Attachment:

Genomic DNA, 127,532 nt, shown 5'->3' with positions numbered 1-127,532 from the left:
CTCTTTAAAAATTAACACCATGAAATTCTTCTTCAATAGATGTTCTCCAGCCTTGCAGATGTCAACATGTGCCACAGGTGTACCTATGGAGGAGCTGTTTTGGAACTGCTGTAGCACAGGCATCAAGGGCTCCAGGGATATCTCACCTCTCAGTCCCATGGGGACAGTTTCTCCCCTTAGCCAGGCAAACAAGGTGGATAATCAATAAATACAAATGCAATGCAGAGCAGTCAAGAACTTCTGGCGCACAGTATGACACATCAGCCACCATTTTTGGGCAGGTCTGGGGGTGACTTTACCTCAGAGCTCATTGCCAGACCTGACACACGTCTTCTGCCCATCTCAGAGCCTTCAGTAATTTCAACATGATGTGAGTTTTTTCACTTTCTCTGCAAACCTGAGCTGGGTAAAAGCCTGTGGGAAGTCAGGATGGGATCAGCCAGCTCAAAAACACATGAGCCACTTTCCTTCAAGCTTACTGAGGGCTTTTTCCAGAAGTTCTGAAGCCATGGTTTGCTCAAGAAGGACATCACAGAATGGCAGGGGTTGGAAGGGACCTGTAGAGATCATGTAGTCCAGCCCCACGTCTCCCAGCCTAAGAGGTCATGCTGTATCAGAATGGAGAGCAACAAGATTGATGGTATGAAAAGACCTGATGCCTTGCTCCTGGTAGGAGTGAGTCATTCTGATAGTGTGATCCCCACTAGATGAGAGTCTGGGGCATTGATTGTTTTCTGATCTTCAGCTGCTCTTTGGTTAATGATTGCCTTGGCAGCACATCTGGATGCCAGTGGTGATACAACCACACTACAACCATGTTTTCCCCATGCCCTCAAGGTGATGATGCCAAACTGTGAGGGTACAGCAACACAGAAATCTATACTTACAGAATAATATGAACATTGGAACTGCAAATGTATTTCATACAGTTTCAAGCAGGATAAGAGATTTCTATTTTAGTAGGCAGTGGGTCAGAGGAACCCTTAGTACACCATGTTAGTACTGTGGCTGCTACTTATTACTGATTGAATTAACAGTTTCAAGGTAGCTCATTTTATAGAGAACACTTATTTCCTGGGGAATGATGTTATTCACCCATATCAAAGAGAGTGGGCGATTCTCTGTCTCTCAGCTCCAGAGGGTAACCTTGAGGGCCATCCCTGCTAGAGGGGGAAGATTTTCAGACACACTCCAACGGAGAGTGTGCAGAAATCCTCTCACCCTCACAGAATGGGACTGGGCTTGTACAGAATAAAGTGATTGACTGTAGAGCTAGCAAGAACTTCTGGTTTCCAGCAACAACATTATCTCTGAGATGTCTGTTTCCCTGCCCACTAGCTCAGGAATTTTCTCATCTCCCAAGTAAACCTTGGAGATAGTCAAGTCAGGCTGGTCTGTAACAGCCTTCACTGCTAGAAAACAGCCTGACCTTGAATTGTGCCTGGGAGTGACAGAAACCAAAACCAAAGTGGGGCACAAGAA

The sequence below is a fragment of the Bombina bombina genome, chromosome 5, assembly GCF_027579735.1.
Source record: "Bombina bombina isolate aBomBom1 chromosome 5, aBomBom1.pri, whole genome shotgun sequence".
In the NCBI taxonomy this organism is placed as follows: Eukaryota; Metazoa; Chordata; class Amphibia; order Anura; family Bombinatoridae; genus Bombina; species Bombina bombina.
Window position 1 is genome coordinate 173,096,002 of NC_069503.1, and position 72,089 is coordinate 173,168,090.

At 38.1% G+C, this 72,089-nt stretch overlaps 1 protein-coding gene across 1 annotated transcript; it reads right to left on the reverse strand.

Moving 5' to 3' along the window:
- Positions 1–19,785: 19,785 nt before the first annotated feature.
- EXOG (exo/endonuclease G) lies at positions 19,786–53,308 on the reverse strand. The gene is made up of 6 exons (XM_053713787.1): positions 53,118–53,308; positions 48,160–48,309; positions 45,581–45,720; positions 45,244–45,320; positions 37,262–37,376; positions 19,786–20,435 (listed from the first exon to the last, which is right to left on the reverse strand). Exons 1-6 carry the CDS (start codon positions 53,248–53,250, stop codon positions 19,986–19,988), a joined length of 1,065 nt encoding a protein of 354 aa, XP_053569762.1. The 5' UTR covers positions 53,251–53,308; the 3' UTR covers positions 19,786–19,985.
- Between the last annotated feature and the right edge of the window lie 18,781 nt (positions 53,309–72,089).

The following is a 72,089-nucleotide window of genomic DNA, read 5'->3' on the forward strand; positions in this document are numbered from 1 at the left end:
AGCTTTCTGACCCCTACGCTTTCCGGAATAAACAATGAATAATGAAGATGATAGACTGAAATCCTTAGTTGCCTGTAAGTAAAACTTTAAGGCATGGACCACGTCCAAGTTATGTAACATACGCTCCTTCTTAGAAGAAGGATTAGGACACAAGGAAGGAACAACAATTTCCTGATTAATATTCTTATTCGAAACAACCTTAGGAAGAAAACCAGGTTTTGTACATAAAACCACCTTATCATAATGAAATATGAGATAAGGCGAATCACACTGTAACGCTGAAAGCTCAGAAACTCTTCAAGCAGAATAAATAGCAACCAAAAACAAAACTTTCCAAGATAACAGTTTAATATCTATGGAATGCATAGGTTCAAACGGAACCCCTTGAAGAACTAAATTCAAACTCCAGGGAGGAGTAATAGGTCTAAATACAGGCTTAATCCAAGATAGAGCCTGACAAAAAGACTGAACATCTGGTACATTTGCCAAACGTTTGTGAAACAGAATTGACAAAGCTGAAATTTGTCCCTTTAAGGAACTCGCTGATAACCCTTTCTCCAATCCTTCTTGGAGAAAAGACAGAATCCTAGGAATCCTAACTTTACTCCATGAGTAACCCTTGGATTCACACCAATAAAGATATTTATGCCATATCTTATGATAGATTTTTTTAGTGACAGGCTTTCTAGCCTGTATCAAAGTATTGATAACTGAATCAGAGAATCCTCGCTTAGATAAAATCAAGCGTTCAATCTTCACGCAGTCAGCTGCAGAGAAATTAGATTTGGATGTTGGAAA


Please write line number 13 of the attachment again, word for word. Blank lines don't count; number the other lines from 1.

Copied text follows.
AGCTTTCTGACCCCTACGCTTTCCGGAATAAACAATGAATAATGAAGATGATAGACTGAAATCCTTAGTTGCCTGTAAGTAAAACTTTAAGGCATGGACCACGTCCAAGTTATGTAACATACGCTCCTTCTTAGAAGAAGGATTAGGACACAAGGAAGGAACAACAATTTCCTGATTAATATTCTTATTCGAAACAACCTTAGGAAGAAAACCAGGTTTTGTACATAAAACCACCTTATCATAATGAAATATGAGATAAGGCGAATCACACTGTAACGCTGAAAGCTCAGAAACTCTTCAAGCAGAATAAATAGCAACCAAAAACAAAACTTTCCAAGATAACAGTTTAATATCTATGGAATGCATAGGTTCAAACGGAACCCCTTGAAGAACTAAATTCAAACTCCAGGGAGGAGTAATAGGTCTAAATACAGGCTTAATCCAAGATAGAGCCTGACAAAAAGACTGAACATCTGGTACATTTGCCAAACGTTTGTGAAACAGAATTGACAAAGCTGAAATTTGTCCCTTTAAGGAACTCGCTGATAACCCTTTCTCCAATCCTTCTTGGAGAAAAGACAGAATCCTAGGAATCCTAACTTTACTCCATGAGTAACCCTTGGATTCACACCAATAAAGATATTTATGCCATATCTTATGATAGATTTTTTTAGTGACAGGCTTTCTAGCCTGTATCAAAGTATTGATAACTGAATCAGAGAATCCTCGCTTAGATAAAATCAAGCGTTCAATCTTCACGCAGTCAGCTGCAGAGAAATTAGATTTGGATGTTGGAAA